Blues Man: Online Dating

This online dating journey has placed many interesting guys in my path. Last spring, I got a Like from “Ted” who had a nice profile with recent pictures that showed him with various friends and family members. He listed the activities he enjoyed that included playing and listening to music and my personal favorite, dancing. We messaged back and forth over a period of a couple of weeks– that inefficient pattern that seems so common with online dating; a paragraph from him one day, I’d answer within the day, and then three or four days later–his next response. What would take ten minutes to say in person can drag out over a week with a lot of guys on the sites. At least Ted’s messages showed personality, style, and were filled with interesting points about music. I soon learned he’d been a professional musician for over twenty years.

What he loved were the Blues. I’d only recently come to understand that the songs that I felt the most connected to when dancing were often Blues numbers. Once Ted knew this, he told me artists that I “must hear,” those he’d heard in concert and followed for years. The main ones included Joe Bonamassa, Joss Stone, and Keb Mo.

Early on in our messaging, he suggested since we both lived in Durham, we’d have to hear music in a local club. That sounded good to me; it had been so long since I’d done anything like that–especially since we’d been in lock down with the pandemic.

After we’d been messaging for a couple of weeks, we agreed to have a phone conversation; that felt like a forward progress.

We talked easily for two hours–that guy who was from Queens, NY and this Southern woman. Besides our mutual love of music, he had a strong relationship with his children and had been a mental health/crisis-line volunteer. He ended the conversation with,”We’ll have to go out soon, Connie. I’ll text you in the next week and we’ll make plans.”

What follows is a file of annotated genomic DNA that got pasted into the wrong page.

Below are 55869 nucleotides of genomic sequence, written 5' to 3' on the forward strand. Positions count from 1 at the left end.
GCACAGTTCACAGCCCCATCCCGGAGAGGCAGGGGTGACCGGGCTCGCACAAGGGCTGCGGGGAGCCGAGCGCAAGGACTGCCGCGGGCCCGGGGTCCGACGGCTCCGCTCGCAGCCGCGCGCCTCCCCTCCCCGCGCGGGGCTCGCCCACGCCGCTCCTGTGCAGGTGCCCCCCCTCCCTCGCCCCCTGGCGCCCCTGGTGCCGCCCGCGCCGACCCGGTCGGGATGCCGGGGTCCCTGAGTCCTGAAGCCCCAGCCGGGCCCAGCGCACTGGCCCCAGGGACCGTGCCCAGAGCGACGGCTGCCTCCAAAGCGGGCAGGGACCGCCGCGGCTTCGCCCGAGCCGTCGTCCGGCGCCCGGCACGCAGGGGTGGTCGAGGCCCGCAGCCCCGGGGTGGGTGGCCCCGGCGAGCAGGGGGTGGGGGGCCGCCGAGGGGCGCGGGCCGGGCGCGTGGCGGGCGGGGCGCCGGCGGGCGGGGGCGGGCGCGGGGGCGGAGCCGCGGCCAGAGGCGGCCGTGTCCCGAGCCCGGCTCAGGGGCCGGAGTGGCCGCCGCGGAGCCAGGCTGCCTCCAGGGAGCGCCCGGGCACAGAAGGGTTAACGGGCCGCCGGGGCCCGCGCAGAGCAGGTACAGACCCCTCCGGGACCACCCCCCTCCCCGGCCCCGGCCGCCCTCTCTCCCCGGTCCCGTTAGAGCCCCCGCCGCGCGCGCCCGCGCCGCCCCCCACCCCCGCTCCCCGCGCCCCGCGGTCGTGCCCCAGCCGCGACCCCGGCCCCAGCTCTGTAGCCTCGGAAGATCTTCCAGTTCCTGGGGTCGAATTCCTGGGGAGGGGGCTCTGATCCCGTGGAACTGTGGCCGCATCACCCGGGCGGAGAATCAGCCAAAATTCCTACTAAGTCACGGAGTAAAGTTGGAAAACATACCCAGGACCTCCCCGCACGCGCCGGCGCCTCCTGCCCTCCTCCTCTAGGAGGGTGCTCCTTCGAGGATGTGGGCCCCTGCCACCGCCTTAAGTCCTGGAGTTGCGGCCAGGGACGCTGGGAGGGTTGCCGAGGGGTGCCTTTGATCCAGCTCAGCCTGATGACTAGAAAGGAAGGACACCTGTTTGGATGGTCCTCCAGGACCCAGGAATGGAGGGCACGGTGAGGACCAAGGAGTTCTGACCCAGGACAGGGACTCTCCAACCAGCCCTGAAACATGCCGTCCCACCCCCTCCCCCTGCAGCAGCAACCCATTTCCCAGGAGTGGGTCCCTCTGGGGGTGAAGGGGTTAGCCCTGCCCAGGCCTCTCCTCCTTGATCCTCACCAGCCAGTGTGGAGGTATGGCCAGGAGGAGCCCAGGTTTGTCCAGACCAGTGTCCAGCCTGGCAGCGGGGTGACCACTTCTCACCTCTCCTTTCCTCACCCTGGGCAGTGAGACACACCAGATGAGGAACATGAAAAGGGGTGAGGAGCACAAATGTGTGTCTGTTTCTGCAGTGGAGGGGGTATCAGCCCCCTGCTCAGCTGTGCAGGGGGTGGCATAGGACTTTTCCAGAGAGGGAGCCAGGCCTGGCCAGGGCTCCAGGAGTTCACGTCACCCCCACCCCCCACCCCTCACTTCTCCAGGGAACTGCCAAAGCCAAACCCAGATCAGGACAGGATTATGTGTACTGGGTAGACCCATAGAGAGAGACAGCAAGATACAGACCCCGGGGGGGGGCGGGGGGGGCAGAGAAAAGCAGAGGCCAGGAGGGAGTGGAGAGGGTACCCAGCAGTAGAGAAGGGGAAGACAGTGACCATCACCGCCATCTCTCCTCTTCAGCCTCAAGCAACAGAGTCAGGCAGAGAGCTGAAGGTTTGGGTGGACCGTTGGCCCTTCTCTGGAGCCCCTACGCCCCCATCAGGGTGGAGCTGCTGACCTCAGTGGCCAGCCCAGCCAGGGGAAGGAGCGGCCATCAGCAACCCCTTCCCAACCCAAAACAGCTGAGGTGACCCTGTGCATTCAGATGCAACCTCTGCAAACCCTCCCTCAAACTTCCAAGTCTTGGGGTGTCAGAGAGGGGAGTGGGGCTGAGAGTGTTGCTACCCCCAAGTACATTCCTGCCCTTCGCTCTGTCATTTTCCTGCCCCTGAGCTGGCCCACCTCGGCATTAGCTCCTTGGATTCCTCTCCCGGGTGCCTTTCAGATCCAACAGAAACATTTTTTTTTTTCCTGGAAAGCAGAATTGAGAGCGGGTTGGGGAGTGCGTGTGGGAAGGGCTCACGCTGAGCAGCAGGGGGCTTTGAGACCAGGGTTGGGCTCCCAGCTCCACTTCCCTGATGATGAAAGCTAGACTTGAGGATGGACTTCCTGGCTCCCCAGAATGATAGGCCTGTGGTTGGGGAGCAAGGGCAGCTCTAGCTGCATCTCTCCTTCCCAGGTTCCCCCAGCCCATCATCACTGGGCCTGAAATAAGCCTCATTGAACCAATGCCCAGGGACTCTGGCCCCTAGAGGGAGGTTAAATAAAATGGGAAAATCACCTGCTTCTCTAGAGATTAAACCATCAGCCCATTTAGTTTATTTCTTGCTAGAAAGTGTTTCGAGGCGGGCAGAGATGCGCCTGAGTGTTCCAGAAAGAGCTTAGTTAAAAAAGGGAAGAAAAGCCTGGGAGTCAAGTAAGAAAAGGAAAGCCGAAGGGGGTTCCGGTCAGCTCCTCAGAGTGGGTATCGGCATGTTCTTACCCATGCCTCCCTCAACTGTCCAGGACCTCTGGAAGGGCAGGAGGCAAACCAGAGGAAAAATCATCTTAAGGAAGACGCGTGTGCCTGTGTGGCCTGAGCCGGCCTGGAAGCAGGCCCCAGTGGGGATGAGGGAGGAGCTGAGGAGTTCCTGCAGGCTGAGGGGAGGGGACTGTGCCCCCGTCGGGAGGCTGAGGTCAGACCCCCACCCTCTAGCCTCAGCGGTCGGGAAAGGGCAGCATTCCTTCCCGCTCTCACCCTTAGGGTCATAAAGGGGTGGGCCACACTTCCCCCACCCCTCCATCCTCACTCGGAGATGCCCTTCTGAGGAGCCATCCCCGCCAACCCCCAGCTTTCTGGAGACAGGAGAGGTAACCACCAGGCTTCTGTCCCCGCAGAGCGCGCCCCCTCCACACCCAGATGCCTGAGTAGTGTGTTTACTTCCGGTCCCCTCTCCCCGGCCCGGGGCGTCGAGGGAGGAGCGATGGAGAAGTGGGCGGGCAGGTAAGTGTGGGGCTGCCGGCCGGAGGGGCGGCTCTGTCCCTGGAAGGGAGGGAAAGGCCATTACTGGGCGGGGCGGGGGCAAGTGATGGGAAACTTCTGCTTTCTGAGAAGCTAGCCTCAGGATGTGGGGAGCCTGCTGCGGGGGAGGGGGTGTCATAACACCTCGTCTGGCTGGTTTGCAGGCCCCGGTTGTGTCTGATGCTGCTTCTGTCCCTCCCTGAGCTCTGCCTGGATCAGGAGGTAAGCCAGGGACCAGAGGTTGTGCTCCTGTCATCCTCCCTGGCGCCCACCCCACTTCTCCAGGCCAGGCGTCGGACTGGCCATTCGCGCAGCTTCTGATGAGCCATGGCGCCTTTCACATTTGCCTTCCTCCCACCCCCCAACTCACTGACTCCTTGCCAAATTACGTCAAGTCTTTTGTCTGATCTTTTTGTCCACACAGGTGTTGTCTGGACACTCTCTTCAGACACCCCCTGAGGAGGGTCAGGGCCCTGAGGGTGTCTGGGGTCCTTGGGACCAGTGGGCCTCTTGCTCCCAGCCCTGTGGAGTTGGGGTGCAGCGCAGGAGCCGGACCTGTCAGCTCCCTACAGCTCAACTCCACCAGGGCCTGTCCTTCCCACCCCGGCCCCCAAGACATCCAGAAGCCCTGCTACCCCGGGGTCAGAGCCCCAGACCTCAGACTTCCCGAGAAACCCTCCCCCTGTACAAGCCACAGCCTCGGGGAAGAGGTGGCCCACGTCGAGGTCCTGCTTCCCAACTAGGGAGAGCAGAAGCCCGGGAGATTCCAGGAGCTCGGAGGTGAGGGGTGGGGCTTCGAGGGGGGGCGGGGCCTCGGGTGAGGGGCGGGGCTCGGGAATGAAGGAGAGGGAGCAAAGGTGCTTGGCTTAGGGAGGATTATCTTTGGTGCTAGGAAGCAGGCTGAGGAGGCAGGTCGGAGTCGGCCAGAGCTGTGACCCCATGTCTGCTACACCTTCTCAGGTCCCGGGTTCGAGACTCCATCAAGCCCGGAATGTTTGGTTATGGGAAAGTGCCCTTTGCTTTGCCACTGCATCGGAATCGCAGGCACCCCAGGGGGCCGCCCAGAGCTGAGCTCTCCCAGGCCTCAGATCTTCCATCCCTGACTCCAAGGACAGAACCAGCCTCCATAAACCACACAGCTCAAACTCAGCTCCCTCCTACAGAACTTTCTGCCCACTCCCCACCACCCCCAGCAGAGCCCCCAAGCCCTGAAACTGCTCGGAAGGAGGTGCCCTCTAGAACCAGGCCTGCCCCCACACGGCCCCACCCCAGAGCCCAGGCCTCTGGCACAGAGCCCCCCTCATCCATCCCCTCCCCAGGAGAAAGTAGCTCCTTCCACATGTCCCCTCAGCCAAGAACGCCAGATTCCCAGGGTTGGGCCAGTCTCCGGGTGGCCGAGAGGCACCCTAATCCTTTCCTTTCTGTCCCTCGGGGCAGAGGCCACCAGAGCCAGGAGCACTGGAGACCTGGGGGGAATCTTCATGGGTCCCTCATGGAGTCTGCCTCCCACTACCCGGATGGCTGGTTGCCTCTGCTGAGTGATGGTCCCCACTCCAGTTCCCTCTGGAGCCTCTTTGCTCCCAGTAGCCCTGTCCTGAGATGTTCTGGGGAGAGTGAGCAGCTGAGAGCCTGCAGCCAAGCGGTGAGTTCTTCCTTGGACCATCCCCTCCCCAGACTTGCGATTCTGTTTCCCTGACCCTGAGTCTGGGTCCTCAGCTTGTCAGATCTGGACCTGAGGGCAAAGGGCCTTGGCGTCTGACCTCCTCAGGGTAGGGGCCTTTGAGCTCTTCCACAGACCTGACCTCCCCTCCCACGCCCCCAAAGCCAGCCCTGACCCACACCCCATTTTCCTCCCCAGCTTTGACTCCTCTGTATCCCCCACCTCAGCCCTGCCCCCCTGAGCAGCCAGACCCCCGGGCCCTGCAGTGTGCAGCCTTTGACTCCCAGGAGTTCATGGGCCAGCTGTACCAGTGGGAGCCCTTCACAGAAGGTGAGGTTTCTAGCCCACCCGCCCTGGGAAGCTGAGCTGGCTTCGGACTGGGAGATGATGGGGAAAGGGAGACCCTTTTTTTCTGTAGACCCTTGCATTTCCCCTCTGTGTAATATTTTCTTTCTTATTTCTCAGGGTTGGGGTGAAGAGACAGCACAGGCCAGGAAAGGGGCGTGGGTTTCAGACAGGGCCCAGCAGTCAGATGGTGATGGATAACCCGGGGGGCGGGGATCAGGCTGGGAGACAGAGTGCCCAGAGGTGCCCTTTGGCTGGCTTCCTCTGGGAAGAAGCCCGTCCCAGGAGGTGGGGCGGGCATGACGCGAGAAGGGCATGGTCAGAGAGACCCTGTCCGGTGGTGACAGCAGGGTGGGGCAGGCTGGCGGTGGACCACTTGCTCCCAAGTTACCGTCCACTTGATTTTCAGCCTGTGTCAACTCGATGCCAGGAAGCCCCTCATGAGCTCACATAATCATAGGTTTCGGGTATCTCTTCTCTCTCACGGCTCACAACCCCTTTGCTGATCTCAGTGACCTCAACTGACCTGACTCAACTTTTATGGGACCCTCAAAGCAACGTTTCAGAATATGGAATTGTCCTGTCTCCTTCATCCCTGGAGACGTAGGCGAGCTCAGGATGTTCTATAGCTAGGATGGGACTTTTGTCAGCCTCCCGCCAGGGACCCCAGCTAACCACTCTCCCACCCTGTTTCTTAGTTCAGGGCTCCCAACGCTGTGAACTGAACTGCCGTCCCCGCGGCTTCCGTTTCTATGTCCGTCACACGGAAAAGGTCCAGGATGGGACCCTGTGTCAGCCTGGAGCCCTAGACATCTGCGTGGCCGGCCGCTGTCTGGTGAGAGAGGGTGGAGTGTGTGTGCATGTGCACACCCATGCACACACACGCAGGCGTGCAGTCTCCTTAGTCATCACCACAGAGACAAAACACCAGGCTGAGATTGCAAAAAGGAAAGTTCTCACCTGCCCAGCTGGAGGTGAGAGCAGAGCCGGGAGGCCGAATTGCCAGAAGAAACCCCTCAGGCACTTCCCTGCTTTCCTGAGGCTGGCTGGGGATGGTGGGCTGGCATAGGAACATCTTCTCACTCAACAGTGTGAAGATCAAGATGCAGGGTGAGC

That sounded good to me.

I listened to all the artists he’d recommended and one of the songs by Joe Bonamassa, “Drive” had become my favorite. The beginning of the song goes like this:

Babe, you’ve been feeling poorly
I’ve been dealing with stress
Why don’t we go out tonight
Put on your favorite dress

And let’s drive
Into the night into the light
Let’s ride
Put on an old blues song
Let all our troubles be gone
And drive

Joe Bonamassa at Radio City Music Hall (By Dmileson – Own work, CC BY-SA 4.0,

I imagined driving myself to meet Ted for our first date– always a safer option when you didn’t know someone. But after that, if everything went well, as I suspected it would, Ted could pick me up at my place.

I waited for that text, or maybe he’d actually phone me– which seemed to be an oddity for most of the online guys.

Ted didn’t text or call the next week or the next; soon afterwards, his pictures and profile were off the site.

You were never given an explanation with online dating; the guys were just gone and you filled in the blanks.

Slowly the dream of riding in his car at night and listening to Joe Bonamassa’s “Drive” faded away. I did continue to listen to the song when I was in the mood for the Blues. I added songs by Joss Stone and Keb Mo. Eventually, I felt the gift Ted gave me was getting to know the music of these artists that brought me joy and sometimes expressed my emotions better than I could.